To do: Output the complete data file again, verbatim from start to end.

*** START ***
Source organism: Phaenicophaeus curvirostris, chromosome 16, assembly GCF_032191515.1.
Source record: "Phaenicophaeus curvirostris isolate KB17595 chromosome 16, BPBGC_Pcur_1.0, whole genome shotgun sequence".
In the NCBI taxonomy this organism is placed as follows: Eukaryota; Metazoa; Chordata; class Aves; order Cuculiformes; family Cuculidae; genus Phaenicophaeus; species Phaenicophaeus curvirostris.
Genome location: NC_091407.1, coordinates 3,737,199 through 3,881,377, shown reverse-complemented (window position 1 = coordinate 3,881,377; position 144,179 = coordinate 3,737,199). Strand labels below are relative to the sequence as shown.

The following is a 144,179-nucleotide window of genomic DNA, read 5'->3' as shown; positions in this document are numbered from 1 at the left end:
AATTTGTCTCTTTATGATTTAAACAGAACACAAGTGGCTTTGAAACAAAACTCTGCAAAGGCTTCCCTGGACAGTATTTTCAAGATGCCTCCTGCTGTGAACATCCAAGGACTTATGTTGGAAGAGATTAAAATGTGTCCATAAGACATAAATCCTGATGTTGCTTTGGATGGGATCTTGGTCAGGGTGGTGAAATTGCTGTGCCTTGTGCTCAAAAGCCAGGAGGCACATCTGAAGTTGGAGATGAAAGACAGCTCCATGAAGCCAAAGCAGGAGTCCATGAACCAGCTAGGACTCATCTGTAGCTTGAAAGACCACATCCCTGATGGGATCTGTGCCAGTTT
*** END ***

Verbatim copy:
Source organism: Phaenicophaeus curvirostris, chromosome 16, assembly GCF_032191515.1.
Source record: "Phaenicophaeus curvirostris isolate KB17595 chromosome 16, BPBGC_Pcur_1.0, whole genome shotgun sequence".
In the NCBI taxonomy this organism is placed as follows: Eukaryota; Metazoa; Chordata; class Aves; order Cuculiformes; family Cuculidae; genus Phaenicophaeus; species Phaenicophaeus curvirostris.
Genome location: NC_091407.1, coordinates 3,737,199 through 3,881,377, shown reverse-complemented (window position 1 = coordinate 3,881,377; position 144,179 = coordinate 3,737,199). Strand labels below are relative to the sequence as shown.

The following is a 144,179-nucleotide window of genomic DNA, read 5'->3' as shown; positions in this document are numbered from 1 at the left end:
AATTTGTCTCTTTATGATTTAAACAGAACACAAGTGGCTTTGAAACAAAACTCTGCAAAGGCTTCCCTGGACAGTATTTTCAAGATGCCTCCTGCTGTGAACATCCAAGGACTTATGTTGGAAGAGATTAAAATGTGTCCATAAGACATAAATCCTGATGTTGCTTTGGATGGGATCTTGGTCAGGGTGGTGAAATTGCTGTGCCTTGTGCTCAAAAGCCAGGAGGCACATCTGAAGTTGGAGATGAAAGACAGCTCCATGAAGCCAAAGCAGGAGTCCATGAACCAGCTAGGACTCATCTGTAGCTTGAAAGACCACATCCCTGATGGGATCTGTGCCAGTTT